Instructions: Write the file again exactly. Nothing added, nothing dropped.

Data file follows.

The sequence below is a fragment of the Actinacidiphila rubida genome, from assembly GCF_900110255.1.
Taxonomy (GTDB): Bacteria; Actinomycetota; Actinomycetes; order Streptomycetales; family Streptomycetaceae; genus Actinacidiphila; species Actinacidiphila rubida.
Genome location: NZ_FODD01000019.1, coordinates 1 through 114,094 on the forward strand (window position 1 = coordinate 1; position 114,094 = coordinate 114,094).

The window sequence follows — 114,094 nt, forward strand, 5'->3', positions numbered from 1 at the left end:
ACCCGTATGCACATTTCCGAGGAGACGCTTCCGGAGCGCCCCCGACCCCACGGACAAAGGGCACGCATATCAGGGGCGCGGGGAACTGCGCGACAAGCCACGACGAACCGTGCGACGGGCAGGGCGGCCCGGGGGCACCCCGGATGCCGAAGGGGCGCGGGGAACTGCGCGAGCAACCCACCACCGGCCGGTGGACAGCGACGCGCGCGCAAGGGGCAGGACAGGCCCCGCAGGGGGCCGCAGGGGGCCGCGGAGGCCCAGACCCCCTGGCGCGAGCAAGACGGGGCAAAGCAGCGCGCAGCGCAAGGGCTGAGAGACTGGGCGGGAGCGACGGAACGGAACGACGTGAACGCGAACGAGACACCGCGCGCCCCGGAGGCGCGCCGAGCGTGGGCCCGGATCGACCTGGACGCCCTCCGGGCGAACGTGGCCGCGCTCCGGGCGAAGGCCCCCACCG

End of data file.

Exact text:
The sequence below is a fragment of the Actinacidiphila rubida genome, from assembly GCF_900110255.1.
Taxonomy (GTDB): Bacteria; Actinomycetota; Actinomycetes; order Streptomycetales; family Streptomycetaceae; genus Actinacidiphila; species Actinacidiphila rubida.
Genome location: NZ_FODD01000019.1, coordinates 1 through 114,094 on the forward strand (window position 1 = coordinate 1; position 114,094 = coordinate 114,094).

The window sequence follows — 114,094 nt, forward strand, 5'->3', positions numbered from 1 at the left end:
ACCCGTATGCACATTTCCGAGGAGACGCTTCCGGAGCGCCCCCGACCCCACGGACAAAGGGCACGCATATCAGGGGCGCGGGGAACTGCGCGACAAGCCACGACGAACCGTGCGACGGGCAGGGCGGCCCGGGGGCACCCCGGATGCCGAAGGGGCGCGGGGAACTGCGCGAGCAACCCACCACCGGCCGGTGGACAGCGACGCGCGCGCAAGGGGCAGGACAGGCCCCGCAGGGGGCCGCAGGGGGCCGCGGAGGCCCAGACCCCCTGGCGCGAGCAAGACGGGGCAAAGCAGCGCGCAGCGCAAGGGCTGAGAGACTGGGCGGGAGCGACGGAACGGAACGACGTGAACGCGAACGAGACACCGCGCGCCCCGGAGGCGCGCCGAGCGTGGGCCCGGATCGACCTGGACGCCCTCCGGGCGAACGTGGCCGCGCTCCGGGCGAAGGCCCCCACCG